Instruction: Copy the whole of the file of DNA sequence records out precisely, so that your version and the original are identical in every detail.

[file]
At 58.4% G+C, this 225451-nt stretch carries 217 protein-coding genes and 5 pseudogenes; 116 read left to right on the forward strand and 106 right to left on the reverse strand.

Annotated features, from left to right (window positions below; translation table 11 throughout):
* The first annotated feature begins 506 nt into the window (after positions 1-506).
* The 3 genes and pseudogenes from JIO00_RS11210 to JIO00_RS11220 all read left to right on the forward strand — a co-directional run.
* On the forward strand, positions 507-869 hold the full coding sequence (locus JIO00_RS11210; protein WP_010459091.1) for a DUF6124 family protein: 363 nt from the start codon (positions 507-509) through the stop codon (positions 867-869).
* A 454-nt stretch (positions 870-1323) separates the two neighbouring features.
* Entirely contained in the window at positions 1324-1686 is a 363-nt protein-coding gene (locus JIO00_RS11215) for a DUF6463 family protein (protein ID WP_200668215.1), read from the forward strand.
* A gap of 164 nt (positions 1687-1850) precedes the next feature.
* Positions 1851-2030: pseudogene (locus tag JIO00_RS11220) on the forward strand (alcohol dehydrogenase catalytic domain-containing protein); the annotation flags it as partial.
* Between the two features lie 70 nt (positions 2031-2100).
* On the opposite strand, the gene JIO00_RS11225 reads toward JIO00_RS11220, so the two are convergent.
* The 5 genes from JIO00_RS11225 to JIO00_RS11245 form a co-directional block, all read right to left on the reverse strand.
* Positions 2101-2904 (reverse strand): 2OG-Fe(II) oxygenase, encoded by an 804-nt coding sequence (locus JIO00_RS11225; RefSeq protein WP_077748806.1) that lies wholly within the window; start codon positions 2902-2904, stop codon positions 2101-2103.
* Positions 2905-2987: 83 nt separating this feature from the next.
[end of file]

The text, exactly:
At 58.4% G+C, this 225451-nt stretch carries 217 protein-coding genes and 5 pseudogenes; 116 read left to right on the forward strand and 106 right to left on the reverse strand.

Annotated features, from left to right (window positions below; translation table 11 throughout):
* The first annotated feature begins 506 nt into the window (after positions 1-506).
* The 3 genes and pseudogenes from JIO00_RS11210 to JIO00_RS11220 all read left to right on the forward strand — a co-directional run.
* On the forward strand, positions 507-869 hold the full coding sequence (locus JIO00_RS11210; protein WP_010459091.1) for a DUF6124 family protein: 363 nt from the start codon (positions 507-509) through the stop codon (positions 867-869).
* A 454-nt stretch (positions 870-1323) separates the two neighbouring features.
* Entirely contained in the window at positions 1324-1686 is a 363-nt protein-coding gene (locus JIO00_RS11215) for a DUF6463 family protein (protein ID WP_200668215.1), read from the forward strand.
* A gap of 164 nt (positions 1687-1850) precedes the next feature.
* Positions 1851-2030: pseudogene (locus tag JIO00_RS11220) on the forward strand (alcohol dehydrogenase catalytic domain-containing protein); the annotation flags it as partial.
* Between the two features lie 70 nt (positions 2031-2100).
* On the opposite strand, the gene JIO00_RS11225 reads toward JIO00_RS11220, so the two are convergent.
* The 5 genes from JIO00_RS11225 to JIO00_RS11245 form a co-directional block, all read right to left on the reverse strand.
* Positions 2101-2904 (reverse strand): 2OG-Fe(II) oxygenase, encoded by an 804-nt coding sequence (locus JIO00_RS11225; RefSeq protein WP_077748806.1) that lies wholly within the window; start codon positions 2902-2904, stop codon positions 2101-2103.
* Positions 2905-2987: 83 nt separating this feature from the next.